Facts of the case
The first respondent, Mackintosh, loaned an amount of money to the second respondent company. An acknowledgement of debt ("AOD") was subsequently signed in terms of which the company acknowledged its indebtedness to Mackintosh. Provision was made for the loan amount to attract interest until it was finally repaid. The agreement furthermore provided for the applicants in this case to bind themselves as joint and several co-principal debtors with the company for the repayment of all amounts owing by the company to Mackintosh. When the company defaulted on its payments and subsequently went into liquidation, Mackintosh sued the applicants as sureties.
The dispute between Mackintosh as the creditor and the sureties turned on whether their relationship was governed by the Act. A "credit agreement" for purposes of the Act is defined in section 8 thereof and includes a "credit facility", "credit transaction", "credit guarantee", or any combination of the aforementioned. A "credit guarantee" is defined in section 8(5) as an agreement in terms of which "a person undertakes or promises to satisfy upon demand any obligation of another consumer in terms of a credit facility or a credit transaction to which this Act applies".
It was common cause that as far as the principal debt between Mackintosh and the company was concerned, the AOD fell outside the scope of operation of the Act. This was due to the amount of the debt involved and the company's turnover. Mackintosh accordingly argued that his agreement with the sureties constituted a credit guarantee which was excluded from the operation of the Act due to the fact that the principal agreement with the company was not itself subject to the Act. The sureties on their part argued that their agreement with Mackintosh constituted a stand-alone "credit transaction" in terms of section 8(4)(f) of the Act and that the AOD did not bind them as sureties, but that they rather became parties to the agreement as co-principal debtors. It was argued that Mackintosh failed to register as a credit provider as required by the Act, and that the agreement between them was subsequently void in terms of the Act.
The court found that the agreement between the creditor and the sureties was not governed by the provisions of the Act given that the agreement between them constituted a credit guarantee based on an agreement to which the Act does not apply. The definition of "credit guarantee" requires an undertaking by a person to satisfy on demand the obligations of another person arising from a credit facility or a credit transaction to which the Act applies. Section 4(2)(c) of the Act furthermore determines that the Act only applies to a credit guarantee to the extent that the Act applies to a credit facility or credit transaction in respect of which the credit guarantee was granted. In this case the principal debt between Mackintosh and the company was not subject to the provisions of the Act, and as such it cannot be said that the surety agreement was regulated by the Act. The court dismissed the sureties' argument that a stand-alone agreement was formed on the basis that they were not granted a loan, and that their involvement only arose when they undertook or promised to pay on demand the admitted indebtedness of the company.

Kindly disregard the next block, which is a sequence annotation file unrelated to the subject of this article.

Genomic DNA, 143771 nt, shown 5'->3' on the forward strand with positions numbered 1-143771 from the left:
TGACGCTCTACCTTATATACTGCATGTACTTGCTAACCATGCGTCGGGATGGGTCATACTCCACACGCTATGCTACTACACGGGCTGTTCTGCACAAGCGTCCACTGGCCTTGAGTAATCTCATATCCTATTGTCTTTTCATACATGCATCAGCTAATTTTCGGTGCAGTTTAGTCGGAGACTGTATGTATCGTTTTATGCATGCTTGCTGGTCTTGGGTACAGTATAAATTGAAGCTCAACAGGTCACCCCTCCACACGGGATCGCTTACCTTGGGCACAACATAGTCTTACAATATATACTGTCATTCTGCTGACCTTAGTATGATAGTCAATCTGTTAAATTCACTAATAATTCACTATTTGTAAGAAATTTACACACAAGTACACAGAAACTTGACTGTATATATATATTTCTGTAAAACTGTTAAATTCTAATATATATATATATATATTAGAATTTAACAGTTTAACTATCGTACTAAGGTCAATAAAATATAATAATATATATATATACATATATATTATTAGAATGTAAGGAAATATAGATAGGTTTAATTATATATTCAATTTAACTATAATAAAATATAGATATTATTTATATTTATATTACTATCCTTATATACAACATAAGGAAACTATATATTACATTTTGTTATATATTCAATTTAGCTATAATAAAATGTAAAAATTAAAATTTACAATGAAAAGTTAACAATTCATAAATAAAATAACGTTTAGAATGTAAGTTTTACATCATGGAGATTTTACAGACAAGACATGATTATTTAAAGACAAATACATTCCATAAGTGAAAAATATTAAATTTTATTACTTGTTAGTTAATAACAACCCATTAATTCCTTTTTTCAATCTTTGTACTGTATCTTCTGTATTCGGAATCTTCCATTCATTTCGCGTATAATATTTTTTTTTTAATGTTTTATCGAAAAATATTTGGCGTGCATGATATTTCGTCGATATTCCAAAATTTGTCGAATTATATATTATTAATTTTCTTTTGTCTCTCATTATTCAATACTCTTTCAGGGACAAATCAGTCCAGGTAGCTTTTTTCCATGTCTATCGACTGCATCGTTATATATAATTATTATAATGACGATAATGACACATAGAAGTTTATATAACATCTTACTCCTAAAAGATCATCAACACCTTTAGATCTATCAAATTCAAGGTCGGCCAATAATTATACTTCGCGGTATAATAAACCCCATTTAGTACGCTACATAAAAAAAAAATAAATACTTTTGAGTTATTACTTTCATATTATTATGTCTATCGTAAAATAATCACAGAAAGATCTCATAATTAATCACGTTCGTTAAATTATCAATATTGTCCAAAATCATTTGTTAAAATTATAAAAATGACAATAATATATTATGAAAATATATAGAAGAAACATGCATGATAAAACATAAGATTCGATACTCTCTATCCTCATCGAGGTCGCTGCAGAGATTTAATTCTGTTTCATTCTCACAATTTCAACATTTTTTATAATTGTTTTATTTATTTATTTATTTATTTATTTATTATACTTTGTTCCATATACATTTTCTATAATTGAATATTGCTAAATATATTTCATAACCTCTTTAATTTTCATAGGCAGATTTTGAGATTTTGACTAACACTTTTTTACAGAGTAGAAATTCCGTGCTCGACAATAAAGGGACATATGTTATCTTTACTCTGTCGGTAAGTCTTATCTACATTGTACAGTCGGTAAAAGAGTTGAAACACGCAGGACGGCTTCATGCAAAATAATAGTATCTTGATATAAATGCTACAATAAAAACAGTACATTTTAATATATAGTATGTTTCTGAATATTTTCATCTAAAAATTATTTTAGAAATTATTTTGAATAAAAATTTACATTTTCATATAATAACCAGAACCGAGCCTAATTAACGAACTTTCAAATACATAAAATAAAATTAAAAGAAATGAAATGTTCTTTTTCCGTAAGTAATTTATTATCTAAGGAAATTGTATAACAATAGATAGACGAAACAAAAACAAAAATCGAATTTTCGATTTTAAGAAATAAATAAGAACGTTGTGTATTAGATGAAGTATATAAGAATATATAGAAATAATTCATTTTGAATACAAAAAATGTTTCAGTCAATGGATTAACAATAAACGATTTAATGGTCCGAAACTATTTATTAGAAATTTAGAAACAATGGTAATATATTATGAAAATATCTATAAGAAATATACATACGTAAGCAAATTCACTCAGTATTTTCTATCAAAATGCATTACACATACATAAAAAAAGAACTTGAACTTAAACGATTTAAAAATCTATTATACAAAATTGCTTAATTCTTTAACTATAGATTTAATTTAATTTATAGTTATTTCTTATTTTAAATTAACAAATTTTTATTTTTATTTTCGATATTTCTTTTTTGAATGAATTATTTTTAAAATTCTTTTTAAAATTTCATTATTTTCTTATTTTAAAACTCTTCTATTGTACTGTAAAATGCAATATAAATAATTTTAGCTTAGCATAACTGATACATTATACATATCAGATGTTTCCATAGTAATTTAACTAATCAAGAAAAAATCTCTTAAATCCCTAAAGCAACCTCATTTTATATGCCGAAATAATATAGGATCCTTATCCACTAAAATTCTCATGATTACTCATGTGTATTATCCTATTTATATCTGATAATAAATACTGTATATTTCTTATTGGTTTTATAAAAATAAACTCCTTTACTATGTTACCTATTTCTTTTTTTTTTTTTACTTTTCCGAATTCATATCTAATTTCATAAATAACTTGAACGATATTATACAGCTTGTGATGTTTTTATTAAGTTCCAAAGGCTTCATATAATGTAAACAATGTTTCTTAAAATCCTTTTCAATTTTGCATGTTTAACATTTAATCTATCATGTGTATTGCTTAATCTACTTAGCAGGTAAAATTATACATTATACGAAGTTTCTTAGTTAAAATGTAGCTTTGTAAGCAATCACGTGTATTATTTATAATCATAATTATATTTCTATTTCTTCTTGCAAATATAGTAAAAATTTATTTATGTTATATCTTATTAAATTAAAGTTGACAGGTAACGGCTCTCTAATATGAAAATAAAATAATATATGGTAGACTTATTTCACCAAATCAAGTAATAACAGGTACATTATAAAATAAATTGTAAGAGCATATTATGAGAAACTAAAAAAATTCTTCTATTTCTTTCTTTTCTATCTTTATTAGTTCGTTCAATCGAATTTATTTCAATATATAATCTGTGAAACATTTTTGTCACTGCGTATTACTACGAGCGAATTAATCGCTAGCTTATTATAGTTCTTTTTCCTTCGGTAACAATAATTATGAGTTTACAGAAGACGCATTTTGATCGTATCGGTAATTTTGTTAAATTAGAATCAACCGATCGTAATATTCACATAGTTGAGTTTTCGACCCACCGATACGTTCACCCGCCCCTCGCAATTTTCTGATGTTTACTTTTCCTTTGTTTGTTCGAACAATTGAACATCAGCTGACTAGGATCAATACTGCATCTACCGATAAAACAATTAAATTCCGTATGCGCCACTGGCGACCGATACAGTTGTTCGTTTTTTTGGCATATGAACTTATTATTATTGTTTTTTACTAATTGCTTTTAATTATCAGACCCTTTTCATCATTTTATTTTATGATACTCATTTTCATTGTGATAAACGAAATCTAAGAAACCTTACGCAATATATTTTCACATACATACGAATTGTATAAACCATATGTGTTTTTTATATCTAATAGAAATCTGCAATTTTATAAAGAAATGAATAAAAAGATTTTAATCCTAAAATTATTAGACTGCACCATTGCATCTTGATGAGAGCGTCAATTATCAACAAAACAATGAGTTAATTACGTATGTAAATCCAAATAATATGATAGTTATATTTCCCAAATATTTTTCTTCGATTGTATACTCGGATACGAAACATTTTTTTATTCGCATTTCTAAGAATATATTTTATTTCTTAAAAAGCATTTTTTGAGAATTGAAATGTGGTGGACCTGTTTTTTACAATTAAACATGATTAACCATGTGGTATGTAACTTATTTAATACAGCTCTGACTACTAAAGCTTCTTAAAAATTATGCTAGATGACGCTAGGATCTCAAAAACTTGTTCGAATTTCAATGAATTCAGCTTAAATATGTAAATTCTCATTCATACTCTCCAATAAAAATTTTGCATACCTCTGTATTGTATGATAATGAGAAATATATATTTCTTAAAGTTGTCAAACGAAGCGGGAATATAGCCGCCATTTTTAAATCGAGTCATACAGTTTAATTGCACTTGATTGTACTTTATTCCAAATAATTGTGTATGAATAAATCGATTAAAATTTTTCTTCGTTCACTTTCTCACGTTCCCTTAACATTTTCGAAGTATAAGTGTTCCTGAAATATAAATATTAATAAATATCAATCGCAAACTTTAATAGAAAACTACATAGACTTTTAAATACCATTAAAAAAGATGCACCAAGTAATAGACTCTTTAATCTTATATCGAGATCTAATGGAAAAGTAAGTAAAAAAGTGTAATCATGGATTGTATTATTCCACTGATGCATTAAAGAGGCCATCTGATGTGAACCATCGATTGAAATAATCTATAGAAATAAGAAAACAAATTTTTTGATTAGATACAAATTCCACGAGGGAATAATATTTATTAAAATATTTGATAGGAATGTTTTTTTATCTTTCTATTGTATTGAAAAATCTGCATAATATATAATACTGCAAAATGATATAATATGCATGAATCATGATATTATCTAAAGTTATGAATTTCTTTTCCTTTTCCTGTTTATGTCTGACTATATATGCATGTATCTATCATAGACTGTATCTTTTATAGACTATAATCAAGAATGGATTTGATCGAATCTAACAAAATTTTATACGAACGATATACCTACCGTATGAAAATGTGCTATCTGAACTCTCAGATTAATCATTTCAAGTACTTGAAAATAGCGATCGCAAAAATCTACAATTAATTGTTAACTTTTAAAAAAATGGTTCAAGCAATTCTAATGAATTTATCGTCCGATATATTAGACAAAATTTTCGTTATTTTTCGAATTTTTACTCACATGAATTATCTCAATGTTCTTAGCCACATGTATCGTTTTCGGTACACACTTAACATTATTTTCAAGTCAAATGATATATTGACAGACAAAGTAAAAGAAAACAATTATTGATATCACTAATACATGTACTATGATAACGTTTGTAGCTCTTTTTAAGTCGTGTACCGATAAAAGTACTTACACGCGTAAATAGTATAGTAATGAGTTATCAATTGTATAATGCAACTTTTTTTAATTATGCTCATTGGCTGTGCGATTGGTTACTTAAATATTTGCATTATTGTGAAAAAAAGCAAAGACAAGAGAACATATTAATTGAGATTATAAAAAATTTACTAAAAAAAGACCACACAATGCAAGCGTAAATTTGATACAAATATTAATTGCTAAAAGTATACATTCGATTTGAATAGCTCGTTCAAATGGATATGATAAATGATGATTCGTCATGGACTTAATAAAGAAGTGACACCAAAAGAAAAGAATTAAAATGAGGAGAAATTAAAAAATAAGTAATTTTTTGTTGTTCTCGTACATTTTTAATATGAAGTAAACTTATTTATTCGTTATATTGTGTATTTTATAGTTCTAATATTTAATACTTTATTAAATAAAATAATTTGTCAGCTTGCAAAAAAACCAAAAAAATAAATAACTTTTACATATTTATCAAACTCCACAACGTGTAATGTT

Analysis of court's decision
Although it can be said that the court arrived at the correct conclusion, its reasoning in reaching the judgement must be questioned. The court held that the Act does not apply to the suretyship due to the fact that it constituted a credit guarantee as defined in the Act. The court held that "if the agreement between the appellants and Mackintosh is a credit guarantee as defined, it does not fall within the NCA…". It is however clear from section 8(5) of the Act that an agreement can only be a "credit guarantee" should it be based upon an agreement which is subject to the Act. There can only be one type of "credit guarantee" under the Act: one which is based on a credit facility or credit transaction to which the Act applies. In this matter the surety agreement did not constitute a credit guarantee as defined in the Act and for that reason it was not subject to the Act.
A surety agreement which does not constitute a credit guarantee within the meaning of the Act, could however represent another type of credit agreement. The sureties in this case argued that their agreement constituted a "credit transaction" in terms of section 8(4)(f). This section determines that an agreement is a credit transaction if it is an agreement, "other than a credit facility or credit guarantee, in terms of which payment of an amount owed by one person to another is deferred, and any charge, fee or interest is payable to the credit provider…". The court rejected this argument on the basis that no loan was granted to the sureties and that their involvement only arose after they undertook to pay on demand the company's admitted debt.
The court refrained from considering in detail the position of sureties who bind themselves as co-principal debtors. It has been held that a surety who binds itself as surety and co-principal debtor remains a surety whose liability arises wholly from the contract of suretyship (see in this regard Firstrand Bank Ltd v Carl Beck Estates (Pty) Ltd). Signing as surety and co-principal debtor does not render a surety liable in any capacity other than a surety who has renounced the benefits of excussion and division.
Before signing a surety agreement, a surety would do well to ascertain whether the principal debt falls under the operation of the National Credit Act. The surety will only be entitled to a defence in terms of the Act if the principal debt in terms of which the suretyship is provided is itself subject to the Act.